Home Daily Infographics Android Lollipop vs iOS 8

Android Lollipop vs iOS 8


Google and Apple are regularly updating their mobile OS versions Android and iOS.  Both companies include various unique features in their mobile platforms whenever they launch a new version. Because of several features sometimes users get confused and not able to decide a suitable mobile OS. They are not able to choose between both platforms as they both deliver excellent features with high performance. If you are asking yourself: ” What OS wins the battle? Android Lollipop vs iOS 8? Let the battle begin.

Android Lollipop vs iOS 8 Setting Up

Lolipop involves frequent step-by-step start-up wizards pointing out new features, along with pop-out balloons telling you where things are and how they work. It gets baffling very quickly, even for those who have minds that easily take-in such information, and makes for a stuttered introduction process because you’re frequently held-up going to where you want to be – the equivalent of walking down the high street and being accosted by survey takers and chuggers.

Apple offers gentle training with the Tips app, new to iOS 8 and which pops up weekly notifications, but other than a handful of very brief clues here and there, the whole raison d’etre of iOS is not to require instructions. To paraphrase Steve Jobs when he was talking of styluses on touchscreens: if your OS or apps require instructions then you’ve blown it.

Android Lollipop vs iOS 8: Look and feel

The look and feel of iOS 8, and introduced with iOS 7, is infamously Marmite. You love it, or you hate it. There is no between. Although dangerously close to being ideological in its push for flatness, few would argue that the look and feel introduced with iOS7 wasn’t bold – and boldness is what Apple does best.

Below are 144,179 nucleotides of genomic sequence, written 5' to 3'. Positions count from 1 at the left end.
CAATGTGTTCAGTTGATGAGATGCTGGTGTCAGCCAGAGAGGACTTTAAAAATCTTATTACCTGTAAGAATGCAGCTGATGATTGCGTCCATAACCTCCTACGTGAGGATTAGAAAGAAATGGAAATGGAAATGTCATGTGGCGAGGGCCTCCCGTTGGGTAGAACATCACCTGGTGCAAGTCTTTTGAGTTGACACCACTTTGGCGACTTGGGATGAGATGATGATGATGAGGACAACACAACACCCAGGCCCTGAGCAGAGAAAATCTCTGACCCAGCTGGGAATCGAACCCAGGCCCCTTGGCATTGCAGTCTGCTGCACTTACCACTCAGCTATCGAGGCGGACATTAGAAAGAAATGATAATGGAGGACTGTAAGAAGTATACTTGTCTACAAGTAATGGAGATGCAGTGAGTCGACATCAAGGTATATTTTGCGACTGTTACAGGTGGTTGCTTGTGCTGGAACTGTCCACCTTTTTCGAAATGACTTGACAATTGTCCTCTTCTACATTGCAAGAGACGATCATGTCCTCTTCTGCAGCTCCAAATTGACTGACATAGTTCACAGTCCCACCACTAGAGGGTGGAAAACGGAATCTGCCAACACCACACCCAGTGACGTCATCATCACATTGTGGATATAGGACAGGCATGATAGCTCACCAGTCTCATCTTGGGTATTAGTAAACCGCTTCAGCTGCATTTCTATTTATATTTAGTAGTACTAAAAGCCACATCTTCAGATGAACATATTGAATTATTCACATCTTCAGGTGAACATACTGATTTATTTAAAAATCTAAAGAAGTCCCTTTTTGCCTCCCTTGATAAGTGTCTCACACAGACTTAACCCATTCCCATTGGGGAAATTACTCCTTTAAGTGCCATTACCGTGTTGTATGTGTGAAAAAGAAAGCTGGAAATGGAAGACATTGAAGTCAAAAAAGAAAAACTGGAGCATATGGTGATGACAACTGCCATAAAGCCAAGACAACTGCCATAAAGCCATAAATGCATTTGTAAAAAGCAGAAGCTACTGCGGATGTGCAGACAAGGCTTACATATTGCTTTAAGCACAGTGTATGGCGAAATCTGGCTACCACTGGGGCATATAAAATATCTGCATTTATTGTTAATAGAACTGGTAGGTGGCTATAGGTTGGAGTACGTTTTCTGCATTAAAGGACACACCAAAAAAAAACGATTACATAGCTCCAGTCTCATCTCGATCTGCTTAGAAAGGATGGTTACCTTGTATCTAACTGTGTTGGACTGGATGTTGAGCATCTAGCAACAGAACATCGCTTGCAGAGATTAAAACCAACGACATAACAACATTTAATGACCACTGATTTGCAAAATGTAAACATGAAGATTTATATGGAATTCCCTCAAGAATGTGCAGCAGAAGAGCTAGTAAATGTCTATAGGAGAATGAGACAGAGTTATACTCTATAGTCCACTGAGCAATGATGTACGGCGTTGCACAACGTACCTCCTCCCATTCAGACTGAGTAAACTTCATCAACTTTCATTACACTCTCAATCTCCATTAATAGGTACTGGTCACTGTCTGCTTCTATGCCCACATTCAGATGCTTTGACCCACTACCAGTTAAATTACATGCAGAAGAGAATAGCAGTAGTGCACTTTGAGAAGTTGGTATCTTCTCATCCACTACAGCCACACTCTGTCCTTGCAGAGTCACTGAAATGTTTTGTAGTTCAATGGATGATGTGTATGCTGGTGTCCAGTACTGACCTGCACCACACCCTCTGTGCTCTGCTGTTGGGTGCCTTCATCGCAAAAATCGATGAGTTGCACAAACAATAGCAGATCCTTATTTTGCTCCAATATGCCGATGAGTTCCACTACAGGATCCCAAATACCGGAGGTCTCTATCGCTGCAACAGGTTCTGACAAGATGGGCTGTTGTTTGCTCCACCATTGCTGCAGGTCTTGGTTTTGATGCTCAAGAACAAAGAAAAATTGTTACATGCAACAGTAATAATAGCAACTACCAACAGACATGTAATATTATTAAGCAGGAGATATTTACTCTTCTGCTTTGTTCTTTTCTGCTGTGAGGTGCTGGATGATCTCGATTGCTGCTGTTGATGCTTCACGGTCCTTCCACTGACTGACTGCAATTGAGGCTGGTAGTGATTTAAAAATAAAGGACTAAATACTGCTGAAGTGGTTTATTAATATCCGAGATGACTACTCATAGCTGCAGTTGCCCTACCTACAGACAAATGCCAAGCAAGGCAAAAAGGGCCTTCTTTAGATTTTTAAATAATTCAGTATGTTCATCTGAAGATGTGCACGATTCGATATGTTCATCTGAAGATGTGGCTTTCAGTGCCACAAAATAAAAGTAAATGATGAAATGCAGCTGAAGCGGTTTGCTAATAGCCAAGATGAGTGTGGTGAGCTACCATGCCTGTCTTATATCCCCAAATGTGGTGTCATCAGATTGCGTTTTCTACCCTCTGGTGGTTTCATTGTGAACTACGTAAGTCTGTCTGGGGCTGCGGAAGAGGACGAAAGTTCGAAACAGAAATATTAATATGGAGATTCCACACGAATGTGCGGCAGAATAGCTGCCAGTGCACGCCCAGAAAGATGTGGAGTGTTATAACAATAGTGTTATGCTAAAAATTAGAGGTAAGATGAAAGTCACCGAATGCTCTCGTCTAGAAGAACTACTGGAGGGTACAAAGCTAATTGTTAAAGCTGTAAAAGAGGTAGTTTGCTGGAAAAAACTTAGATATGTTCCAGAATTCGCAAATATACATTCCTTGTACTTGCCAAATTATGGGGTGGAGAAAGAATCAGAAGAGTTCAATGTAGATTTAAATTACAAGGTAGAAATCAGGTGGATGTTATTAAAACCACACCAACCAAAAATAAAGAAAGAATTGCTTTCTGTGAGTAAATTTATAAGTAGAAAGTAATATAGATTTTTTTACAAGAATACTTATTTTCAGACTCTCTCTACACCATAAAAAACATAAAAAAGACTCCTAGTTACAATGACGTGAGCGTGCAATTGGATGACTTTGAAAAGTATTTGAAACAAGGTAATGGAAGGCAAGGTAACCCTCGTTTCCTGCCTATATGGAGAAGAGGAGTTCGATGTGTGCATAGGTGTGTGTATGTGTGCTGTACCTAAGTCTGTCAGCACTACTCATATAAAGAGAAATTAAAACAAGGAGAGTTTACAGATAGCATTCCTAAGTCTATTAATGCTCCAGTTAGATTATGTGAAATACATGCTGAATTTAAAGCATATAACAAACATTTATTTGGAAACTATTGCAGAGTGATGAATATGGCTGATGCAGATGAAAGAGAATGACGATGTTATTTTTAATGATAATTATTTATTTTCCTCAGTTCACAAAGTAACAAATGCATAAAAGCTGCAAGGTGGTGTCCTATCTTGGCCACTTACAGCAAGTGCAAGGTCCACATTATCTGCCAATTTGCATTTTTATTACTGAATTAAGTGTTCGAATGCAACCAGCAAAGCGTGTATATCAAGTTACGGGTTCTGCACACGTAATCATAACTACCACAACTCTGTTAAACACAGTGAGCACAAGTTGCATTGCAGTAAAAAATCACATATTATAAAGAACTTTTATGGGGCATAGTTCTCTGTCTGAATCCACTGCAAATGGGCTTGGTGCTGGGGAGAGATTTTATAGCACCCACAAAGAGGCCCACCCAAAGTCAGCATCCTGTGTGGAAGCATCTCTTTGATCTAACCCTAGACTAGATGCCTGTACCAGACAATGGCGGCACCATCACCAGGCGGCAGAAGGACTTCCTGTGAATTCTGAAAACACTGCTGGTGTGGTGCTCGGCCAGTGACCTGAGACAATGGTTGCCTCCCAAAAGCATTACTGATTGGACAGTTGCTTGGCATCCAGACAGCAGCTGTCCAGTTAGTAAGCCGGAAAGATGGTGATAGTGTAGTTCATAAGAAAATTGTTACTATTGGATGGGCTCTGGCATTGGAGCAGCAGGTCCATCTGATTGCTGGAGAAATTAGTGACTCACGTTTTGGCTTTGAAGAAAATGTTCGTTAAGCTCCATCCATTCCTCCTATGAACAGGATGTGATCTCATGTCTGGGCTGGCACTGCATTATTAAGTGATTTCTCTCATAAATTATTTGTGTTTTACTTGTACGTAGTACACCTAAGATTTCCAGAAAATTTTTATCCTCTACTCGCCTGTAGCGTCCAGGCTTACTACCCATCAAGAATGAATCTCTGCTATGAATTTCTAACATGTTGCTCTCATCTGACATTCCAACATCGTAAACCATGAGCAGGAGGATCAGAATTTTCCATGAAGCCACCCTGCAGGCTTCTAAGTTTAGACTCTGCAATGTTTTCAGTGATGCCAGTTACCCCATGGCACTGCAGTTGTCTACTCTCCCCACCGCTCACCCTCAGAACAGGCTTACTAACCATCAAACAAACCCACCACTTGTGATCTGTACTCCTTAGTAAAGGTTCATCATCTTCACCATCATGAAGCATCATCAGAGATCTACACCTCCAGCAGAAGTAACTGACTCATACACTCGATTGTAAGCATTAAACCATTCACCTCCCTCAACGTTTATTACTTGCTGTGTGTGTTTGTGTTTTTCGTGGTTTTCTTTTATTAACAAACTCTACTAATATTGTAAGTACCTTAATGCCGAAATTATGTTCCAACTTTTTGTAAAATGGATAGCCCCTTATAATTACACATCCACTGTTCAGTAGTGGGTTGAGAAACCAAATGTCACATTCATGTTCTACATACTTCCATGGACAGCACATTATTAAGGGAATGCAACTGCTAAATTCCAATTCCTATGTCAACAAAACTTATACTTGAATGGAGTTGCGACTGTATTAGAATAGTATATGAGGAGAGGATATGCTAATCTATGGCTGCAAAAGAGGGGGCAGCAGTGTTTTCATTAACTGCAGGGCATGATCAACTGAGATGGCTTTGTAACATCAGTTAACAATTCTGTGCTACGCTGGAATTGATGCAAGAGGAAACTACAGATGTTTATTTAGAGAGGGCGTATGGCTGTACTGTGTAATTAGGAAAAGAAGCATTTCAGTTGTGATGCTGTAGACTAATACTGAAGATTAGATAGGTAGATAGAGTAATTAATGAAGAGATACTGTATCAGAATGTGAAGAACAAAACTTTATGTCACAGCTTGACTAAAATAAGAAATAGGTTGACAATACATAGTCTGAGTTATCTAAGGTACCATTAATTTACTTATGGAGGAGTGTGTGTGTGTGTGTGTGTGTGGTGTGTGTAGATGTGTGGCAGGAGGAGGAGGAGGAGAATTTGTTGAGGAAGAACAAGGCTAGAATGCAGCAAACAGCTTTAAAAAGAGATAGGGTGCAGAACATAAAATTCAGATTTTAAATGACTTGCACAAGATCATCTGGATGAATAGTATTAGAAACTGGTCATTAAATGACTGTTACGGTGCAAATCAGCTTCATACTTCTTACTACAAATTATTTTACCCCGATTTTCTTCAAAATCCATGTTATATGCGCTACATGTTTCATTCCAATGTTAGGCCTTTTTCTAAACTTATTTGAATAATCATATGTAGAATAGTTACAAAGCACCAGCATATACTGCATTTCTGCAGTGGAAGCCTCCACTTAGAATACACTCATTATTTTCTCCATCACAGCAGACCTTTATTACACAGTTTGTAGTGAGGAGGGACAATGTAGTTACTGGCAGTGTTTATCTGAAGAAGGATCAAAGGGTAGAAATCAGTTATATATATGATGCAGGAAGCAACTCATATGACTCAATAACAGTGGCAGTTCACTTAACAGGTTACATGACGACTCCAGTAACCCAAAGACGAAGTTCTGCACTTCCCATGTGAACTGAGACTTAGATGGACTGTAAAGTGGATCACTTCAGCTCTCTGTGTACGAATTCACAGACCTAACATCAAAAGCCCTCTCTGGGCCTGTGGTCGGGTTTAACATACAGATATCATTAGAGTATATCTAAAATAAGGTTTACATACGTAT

Lollipop also isn’t ashamed to make bold use of colour, although in a more restrained way as part of its quirkily-named Material Design concept. Icon text has shadow in Lollipop – something banished from iOS on aesthetic grounds, but without it it’s impossible to view to app icon labels against most wallpapers.

Android Lollipop vs iOS 8

Android Lollipop vs iOS 8: Launcher

When it comes to launching apps, or doing just about anything, everything is animated in Lollipop. Open the phone app from the lock screen, for example, and it expands out in a screen-consuming circular fill. Apps scroll-up from the bottom of the screen when activated. Even buttons and switches are animated.

This is always functional as well as fun, and there’s never animation for the sake of it – Google says that “motion must provide meaning”. Arguably this is true of iOS 8 too although some people find the rapid animations a little jarring and a little flashy.  It feels as if Lollipop has the benefit of hindsight following such criticisms, and is much more restrained.

Android Lollipop vs iOS 8: Notifications and widgets

iOS 8 introduced widgets to Notification Center. These provide quick access to various app functions – everything from seeing the latest news headlines to quickly creating and viewing notes, provided you have the right apps installed. It works well so long as you frequently use Notification Center.

Lollipop continues Android’s ability to add widgets to the launcher alongside app icons if there’s space, or letting you add widgets to launcher pages of their own. Arguably, this is a superior approach and certainly more intuitive – the ability to wake your phone and then view vital information provided by a widget, before you tap a nearby app icon, is simply more efficient.

Android Lollipop vs iOS 8: Task switching

Android Lollipop vs iOS 8: Task Switching

iOS’ multitasking system lets you switch between apps by double-clicking the Home button. This hasn’t evolved a great deal in recent times and the addition of Favorites and Recent contacts to the top of the screen in iOS8 has annoyed some. However, switching apps remains fiddly and more work than it could be.

In Lollipop’s Overview system, brought up by tapping the square hardware button on a device or the on-screen control, each browser tab from Google Chrome appears as a separate card, alongside apps. This is an example of what Google calls “document-centric” working. Theoretically other apps can take the same approach of splitting out individual files as individual cards too – word processing documents might have their own cards, for example, or movies you’re playing.

Our choice

When all is said and done, we are of course biased towards Android. Calling Lollipop the victor won’t mean much coming from us. iOS 8 is a worthy competitor to Android Lollipop, and Android 5.0 wouldn’t have been as impressive without it. Before you make your decision be sure to check infographic bellow about Android Lollipop vs iOS 8.

Android Lollipop vs iOS 8 Infographic